We headed down to the playroom to have some fun. She climbed out of her chair and STOOD UP. I nearly had a heart attack. Amy’s Dad snapped a picture and beamed. WOW. Just, WOW. This girl, she is AMAZING! Did she forget she just had surgery yesterday?!?

Lord… I need to do something about her hair! LOL

When we arrived back from the playroom they tried to flush her IV, but she started screaming in pain. The nurses made the call and decided to remove her IV. Before and after this process, I decided to tackle her hair with water, conditioner, and a comb, before the rats nest worsened. Hair detangled (That Was NOT Fun) and snuggled up with her stuffies, it’s was getting late. But she looked so sweet!


12/12 10:39am
Do you know what day it is? It’s DISCHARGE Day! Amy had another great night, sleeping though it, only requiring Tylenol once. We had a healthy breakfast, and are ready to leave. Just waiting on final checks and paperwork! Amy has already chanted, “Home! Home! HOME!!!” several times today. LOL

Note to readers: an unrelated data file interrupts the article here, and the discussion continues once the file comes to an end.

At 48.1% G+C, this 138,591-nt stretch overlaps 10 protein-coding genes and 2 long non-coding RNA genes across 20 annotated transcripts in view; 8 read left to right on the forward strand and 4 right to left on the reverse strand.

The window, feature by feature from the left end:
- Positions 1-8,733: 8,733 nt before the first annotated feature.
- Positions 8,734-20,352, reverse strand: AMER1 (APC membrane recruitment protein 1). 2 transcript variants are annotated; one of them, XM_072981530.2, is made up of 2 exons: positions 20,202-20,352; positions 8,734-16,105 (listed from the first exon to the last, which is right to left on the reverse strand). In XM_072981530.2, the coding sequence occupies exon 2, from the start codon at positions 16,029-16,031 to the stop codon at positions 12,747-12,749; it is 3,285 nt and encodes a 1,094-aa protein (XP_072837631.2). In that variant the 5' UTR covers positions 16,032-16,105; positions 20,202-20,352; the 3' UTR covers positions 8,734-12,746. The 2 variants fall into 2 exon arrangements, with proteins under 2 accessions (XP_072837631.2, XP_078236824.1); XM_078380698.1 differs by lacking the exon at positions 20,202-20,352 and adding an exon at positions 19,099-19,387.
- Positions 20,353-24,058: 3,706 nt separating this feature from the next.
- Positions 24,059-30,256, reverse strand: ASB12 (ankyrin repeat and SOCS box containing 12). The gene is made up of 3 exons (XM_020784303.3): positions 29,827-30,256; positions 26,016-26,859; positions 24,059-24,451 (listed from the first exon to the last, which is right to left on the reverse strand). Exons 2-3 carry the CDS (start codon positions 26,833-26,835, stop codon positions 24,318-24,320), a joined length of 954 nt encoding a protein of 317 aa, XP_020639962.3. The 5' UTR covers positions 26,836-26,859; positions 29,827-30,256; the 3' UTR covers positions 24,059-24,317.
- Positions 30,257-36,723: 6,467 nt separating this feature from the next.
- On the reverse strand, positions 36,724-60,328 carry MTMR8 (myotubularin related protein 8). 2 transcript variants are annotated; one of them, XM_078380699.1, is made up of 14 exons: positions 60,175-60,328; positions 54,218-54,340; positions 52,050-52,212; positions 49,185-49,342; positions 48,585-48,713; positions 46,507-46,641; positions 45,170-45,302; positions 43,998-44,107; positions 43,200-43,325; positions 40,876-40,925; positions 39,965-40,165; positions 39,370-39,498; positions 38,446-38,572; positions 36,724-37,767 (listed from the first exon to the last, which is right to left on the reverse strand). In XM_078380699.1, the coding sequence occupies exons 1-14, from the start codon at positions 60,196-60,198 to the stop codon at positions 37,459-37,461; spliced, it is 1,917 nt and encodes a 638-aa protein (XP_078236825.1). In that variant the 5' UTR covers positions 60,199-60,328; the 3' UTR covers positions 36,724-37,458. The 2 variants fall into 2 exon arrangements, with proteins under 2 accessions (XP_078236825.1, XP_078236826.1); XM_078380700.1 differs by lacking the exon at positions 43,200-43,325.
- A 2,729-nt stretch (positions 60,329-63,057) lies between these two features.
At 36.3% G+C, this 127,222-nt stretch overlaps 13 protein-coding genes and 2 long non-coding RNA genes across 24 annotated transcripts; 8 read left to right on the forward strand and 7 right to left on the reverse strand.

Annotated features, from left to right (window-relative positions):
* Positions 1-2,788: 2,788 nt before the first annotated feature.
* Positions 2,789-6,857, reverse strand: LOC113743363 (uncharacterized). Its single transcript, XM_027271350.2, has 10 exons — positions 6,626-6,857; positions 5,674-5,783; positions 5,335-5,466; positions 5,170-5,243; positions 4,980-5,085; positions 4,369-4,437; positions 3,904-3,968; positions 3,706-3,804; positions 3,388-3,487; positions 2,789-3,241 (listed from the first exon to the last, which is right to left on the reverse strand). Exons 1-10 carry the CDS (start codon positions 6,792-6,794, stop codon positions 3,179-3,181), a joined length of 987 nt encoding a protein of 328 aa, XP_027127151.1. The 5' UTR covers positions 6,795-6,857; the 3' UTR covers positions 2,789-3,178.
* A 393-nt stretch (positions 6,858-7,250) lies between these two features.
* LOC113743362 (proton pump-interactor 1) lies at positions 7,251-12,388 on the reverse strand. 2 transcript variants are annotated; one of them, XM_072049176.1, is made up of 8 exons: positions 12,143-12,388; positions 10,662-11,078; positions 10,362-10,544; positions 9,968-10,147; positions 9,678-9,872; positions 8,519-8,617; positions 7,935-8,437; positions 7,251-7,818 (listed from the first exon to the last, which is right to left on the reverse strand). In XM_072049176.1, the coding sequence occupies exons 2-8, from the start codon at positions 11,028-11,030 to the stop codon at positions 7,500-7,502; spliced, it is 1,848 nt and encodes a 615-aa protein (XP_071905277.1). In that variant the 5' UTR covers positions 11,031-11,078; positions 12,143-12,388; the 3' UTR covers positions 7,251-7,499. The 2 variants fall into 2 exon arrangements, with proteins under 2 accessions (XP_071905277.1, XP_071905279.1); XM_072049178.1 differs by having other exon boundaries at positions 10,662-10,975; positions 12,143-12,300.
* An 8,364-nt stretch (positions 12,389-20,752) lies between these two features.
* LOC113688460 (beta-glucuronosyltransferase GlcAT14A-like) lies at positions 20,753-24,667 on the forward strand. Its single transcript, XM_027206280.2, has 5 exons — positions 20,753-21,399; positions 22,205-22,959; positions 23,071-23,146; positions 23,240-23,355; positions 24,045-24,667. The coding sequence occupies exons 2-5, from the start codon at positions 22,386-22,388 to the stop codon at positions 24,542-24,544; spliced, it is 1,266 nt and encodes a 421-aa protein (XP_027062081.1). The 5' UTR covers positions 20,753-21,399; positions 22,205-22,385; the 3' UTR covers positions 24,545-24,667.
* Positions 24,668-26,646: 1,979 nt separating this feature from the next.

Picture is worth 1,000 words.

Greetings from Palo Alto, somewhere between the hospital and the freeway! Her discharge was expected and smooth, and her only complaint was that it wasn’t fast enough, and th
at she needed to take another dose of the “icky” medicine. We already have all her medications, our drive looks short, and Amy can’t WAIT to get home… and has already fallen asleep. Thank you for all your thoughts and prayers. We are so grateful! This will be our final update to this post.

(For the original posting on Facebook, you can find it here, but it only viewable to my Facebook Friends.)